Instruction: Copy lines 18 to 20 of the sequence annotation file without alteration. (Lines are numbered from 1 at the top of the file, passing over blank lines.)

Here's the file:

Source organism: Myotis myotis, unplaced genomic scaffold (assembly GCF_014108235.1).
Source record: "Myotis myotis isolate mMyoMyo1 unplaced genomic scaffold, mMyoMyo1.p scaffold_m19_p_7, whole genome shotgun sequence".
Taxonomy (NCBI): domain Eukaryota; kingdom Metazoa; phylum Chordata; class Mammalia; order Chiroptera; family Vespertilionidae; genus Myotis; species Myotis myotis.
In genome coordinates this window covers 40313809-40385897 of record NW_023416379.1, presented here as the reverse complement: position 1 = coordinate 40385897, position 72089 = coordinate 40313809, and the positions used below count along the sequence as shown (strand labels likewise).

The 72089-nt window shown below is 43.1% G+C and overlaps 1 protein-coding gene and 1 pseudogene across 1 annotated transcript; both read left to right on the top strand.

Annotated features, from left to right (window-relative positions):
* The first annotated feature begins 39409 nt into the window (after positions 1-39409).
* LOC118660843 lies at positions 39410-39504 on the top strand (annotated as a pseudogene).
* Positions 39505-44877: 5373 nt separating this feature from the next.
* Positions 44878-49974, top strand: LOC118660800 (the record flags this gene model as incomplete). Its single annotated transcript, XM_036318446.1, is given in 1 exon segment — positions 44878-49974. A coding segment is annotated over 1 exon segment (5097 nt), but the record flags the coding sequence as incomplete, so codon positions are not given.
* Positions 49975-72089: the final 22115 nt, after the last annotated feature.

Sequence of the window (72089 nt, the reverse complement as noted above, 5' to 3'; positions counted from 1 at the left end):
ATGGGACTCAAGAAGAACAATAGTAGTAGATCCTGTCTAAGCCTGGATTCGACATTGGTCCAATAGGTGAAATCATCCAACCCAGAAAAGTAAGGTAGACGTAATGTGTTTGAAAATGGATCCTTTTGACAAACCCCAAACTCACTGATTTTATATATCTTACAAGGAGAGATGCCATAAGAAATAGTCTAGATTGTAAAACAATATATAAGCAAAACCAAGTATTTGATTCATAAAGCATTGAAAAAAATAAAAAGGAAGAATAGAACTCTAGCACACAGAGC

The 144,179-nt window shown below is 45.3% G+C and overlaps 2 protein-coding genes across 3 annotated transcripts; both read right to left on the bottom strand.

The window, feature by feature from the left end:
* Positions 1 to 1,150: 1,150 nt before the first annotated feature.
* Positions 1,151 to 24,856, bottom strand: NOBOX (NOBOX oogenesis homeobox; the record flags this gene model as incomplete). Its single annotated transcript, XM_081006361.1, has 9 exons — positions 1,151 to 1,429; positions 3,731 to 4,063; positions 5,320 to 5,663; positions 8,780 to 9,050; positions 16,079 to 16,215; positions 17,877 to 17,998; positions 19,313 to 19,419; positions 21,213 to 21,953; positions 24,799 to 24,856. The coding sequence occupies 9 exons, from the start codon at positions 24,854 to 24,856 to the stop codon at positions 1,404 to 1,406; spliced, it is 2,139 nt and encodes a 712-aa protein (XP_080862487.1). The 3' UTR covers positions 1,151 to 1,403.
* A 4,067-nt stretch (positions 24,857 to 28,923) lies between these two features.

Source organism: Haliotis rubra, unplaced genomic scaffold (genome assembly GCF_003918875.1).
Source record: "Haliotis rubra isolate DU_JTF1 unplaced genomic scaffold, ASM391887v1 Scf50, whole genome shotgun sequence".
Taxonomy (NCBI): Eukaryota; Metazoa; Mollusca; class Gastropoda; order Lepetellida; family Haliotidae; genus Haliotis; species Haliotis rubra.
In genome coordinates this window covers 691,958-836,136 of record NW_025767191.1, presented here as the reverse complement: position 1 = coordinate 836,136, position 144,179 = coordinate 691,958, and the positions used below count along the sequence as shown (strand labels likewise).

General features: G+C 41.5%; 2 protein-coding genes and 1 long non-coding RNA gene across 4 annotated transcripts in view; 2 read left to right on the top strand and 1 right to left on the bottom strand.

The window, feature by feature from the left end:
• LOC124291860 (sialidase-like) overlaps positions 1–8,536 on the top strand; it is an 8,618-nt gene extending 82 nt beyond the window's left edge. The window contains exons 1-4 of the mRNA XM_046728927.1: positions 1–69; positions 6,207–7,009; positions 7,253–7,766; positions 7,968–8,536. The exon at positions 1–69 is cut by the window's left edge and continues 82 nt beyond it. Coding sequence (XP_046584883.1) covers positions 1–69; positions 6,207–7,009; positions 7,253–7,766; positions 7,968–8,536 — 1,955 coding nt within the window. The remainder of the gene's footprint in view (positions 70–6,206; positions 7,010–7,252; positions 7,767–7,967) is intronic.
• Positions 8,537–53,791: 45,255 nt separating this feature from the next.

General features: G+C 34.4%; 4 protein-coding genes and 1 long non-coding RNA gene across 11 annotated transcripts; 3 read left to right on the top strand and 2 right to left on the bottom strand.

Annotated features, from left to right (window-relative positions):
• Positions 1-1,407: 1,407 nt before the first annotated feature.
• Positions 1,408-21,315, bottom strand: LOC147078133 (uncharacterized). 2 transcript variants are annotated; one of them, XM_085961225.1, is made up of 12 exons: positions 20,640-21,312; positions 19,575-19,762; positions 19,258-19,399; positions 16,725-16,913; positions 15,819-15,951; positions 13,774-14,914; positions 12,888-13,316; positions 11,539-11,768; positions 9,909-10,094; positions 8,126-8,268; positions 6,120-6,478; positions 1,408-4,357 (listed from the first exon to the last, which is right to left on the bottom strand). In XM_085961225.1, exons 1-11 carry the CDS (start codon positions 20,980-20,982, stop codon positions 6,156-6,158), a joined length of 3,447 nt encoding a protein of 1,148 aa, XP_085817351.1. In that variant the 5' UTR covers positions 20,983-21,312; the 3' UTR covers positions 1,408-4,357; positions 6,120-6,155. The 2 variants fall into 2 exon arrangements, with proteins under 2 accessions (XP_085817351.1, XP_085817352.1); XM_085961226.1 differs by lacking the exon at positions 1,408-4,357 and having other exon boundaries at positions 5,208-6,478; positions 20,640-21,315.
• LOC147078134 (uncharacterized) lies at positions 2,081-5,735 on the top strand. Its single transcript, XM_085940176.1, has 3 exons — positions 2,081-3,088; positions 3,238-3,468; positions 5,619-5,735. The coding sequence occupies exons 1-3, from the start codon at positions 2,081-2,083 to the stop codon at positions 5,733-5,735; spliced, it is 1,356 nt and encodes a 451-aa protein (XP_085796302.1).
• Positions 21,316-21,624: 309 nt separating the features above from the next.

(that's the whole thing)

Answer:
* A 4,067-nt stretch (positions 24,857 to 28,923) lies between these two features.

Source organism: Haliotis rubra, unplaced genomic scaffold (genome assembly GCF_003918875.1).
Source record: "Haliotis rubra isolate DU_JTF1 unplaced genomic scaffold, ASM391887v1 Scf50, whole genome shotgun sequence".